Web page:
Obama’s Shadow War on Terror
Whatever his preferences as a candidate, Barack Obama has significantly widened his predecessor’s global war on terrorism, even if he’s no longer calling it that.
Scott Shane, Mark Mazzetti, and Robert Worth for the NYT (“Secret Assault on Terrorism Widens on Two Continents“):
The [May 25] attack [in Yemen's Marib Province] offered a glimpse of the Obama administration’s shadow war against Al Qaeda and its allies. In roughly a dozen countries — from the deserts of North Africa, to the mountains of Pakistan, to former Soviet republics crippled by ethnic and religious strife — the United States has significantly increased military and intelligence operations, pursuing the enemy using robotic drones and commando teams, paying contractors to spy and training local operatives to chase terrorists.
The White House has intensified the Central Intelligence Agency’s drone missile campaign in Pakistan, approved raids against Qaeda operatives in Somalia and launched clandestine operations from Kenya. The administration has worked with European allies to dismantle terrorist groups in North Africa, efforts that include a recent French strike in Algeria. And the Pentagon tapped a network of private contractors to gather intelligence about things like militant hide-outs in Pakistan and the location of an American soldier currently in Taliban hands.
While the stealth war began in the Bush administration, it has expanded under President Obama, who rose to prominence in part for his early opposition to the invasion of Iraq. Virtually none of the newly aggressive steps undertaken by the United States government have been publicly acknowledged. In contrast with the troop buildup in Afghanistan, which came after months of robust debate, for example, the American military campaign in Yemen began without notice in December and has never been officially confirmed.
Obama administration officials point to the benefits of bringing the fight against Al Qaeda and other militants into the shadows. Afghanistan and Iraq, they said, have sobered American politicians and voters about the staggering costs of big wars that topple governments, require years of occupation and can be a catalyst for further radicalization throughout the Muslim world.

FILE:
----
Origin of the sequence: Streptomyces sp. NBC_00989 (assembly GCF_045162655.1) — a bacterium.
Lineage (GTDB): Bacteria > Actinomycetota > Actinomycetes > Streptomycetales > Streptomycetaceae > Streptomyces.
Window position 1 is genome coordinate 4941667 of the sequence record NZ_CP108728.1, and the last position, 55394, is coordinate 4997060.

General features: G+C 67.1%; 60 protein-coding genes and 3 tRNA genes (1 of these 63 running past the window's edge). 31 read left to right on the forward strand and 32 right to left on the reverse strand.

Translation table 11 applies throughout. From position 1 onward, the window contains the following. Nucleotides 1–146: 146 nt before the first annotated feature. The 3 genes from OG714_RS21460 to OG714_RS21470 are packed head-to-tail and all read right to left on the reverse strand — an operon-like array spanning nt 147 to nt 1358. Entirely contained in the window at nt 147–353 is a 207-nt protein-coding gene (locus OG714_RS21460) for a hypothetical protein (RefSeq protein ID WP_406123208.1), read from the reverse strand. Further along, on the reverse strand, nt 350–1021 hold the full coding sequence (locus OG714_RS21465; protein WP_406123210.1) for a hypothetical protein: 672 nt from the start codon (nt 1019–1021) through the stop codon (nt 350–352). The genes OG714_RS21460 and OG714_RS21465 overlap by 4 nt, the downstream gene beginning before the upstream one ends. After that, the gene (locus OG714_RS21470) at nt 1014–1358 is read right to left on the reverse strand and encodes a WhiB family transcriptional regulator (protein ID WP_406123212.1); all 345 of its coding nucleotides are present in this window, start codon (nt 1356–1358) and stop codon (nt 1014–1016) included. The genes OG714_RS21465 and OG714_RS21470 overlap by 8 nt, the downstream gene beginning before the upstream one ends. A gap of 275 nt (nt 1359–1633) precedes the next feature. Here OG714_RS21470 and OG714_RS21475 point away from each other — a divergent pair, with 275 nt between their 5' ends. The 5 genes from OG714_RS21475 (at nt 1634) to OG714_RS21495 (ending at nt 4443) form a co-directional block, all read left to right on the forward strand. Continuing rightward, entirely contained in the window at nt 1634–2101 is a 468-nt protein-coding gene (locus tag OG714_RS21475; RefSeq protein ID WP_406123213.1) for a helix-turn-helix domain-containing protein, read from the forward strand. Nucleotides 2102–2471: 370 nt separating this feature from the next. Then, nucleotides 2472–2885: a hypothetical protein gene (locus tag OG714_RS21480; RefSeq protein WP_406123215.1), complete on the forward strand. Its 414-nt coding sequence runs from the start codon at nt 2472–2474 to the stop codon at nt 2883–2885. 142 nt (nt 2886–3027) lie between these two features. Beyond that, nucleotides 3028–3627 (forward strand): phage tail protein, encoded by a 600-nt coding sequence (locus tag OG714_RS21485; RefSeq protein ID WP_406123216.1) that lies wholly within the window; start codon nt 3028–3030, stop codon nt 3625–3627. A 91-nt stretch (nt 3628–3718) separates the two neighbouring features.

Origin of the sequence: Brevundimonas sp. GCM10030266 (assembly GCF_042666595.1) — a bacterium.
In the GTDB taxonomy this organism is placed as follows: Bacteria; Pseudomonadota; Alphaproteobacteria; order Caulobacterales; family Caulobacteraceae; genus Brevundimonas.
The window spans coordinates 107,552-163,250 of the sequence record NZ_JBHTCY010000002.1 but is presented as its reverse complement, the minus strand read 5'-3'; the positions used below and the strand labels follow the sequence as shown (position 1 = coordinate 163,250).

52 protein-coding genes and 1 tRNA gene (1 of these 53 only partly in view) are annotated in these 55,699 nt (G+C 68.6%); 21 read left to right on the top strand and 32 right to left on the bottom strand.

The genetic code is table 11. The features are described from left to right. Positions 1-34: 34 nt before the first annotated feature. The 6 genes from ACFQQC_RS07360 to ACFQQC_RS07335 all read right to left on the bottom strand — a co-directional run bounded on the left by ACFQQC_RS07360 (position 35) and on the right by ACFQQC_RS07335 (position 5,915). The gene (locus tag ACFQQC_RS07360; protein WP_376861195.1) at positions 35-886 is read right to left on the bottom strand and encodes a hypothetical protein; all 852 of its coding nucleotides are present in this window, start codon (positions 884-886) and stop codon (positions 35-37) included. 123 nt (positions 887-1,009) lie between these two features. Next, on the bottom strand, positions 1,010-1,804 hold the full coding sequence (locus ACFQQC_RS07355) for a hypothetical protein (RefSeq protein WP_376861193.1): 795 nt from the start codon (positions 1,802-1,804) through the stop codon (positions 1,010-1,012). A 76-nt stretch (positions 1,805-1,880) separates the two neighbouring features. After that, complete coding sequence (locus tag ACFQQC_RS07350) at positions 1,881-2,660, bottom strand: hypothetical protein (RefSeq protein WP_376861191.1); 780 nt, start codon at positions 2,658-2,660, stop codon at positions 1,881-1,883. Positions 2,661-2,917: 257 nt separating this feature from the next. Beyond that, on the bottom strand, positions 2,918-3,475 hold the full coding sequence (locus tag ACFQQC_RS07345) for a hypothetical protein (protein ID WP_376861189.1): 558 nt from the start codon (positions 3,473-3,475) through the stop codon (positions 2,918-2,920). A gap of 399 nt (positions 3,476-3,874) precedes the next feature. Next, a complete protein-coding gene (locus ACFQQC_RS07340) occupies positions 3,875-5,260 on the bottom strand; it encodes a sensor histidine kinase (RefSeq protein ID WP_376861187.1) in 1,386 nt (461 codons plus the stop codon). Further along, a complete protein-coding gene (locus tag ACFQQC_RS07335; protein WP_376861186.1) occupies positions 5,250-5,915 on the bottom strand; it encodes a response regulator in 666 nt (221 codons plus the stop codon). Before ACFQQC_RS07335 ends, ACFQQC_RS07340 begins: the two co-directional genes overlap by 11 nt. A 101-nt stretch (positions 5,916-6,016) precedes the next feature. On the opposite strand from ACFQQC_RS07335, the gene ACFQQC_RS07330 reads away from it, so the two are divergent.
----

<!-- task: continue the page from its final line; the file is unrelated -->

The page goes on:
Instead of “the hammer,” in the words of John O. Brennan, President Obama’s top counterterrorism adviser, America will rely on the “scalpel.” In a speech in May, Mr. Brennan, an architect of the White House strategy, used this analogy while pledging a “multigenerational” campaign against Al Qaeda and its extremist affiliates.
The administration’s demands have accelerated a transformation of the C.I.A. into a paramilitary organization as much as a spying agency, which some critics worry could lower the threshold for future quasi-military operations. In Pakistan’s mountains, the agency had broadened its drone campaign beyond selective strikes against Qaeda leaders and now regularly obliterates suspected enemy compounds and logistics convoys, just as the military would grind down an enemy force.
For its part, the Pentagon is becoming more like the C.I.A. Across the Middle East and elsewhere, Special Operations troops under secret “Execute Orders” have conducted spying missions that were once the preserve of civilian intelligence agencies. With code names like Eager Pawn and Indigo Spade, such programs typically operate with even less transparency and Congressional oversight than traditional covert actions by the C.I.A.
And, as American counterterrorism operations spread beyond war zones into territory hostile to the military, private contractors have taken on a prominent role, raising concerns that the United States has outsourced some of its most important missions to a sometimes unaccountable private army.
The article goes on for four pages but that gives you a sense of the scope of what’s going on.
None of this is by any means shocking, unless you believed that Obama was a secret pacifist who wanted to end the war on Islamic extremists. Instead, we’ve seen what we virtually always see: A continuity, with only nuanced differences, in America’s foreign and national security policies with a transition in administrations. Whatever their predilections as civilians, those who assume the presidency are thrust into the same role, get advice from the same bureaucracies, and face the same global realities.
As Steve Hynd pointed out on Twitter yesterday, more Americans have died in Afghanistan under Obama’s short watch than during the entirety of the Bush Administration. That was an inevitable and foreseeable consequence of the so-called Afghan Surge, which took the war from a long holding action to an aggressive counterinsurgency operation. But, given that the Iraq drawdown was already underway, we may well have seen the same thing under a third Bush term or a first McCain term.
Now, I like the idea of using a scalpel rather than a hammer. I’m less thrilled about waging a “multigenerational” campaign. But, again, that seems to be a bipartisan phenomenon in post-Cold War America.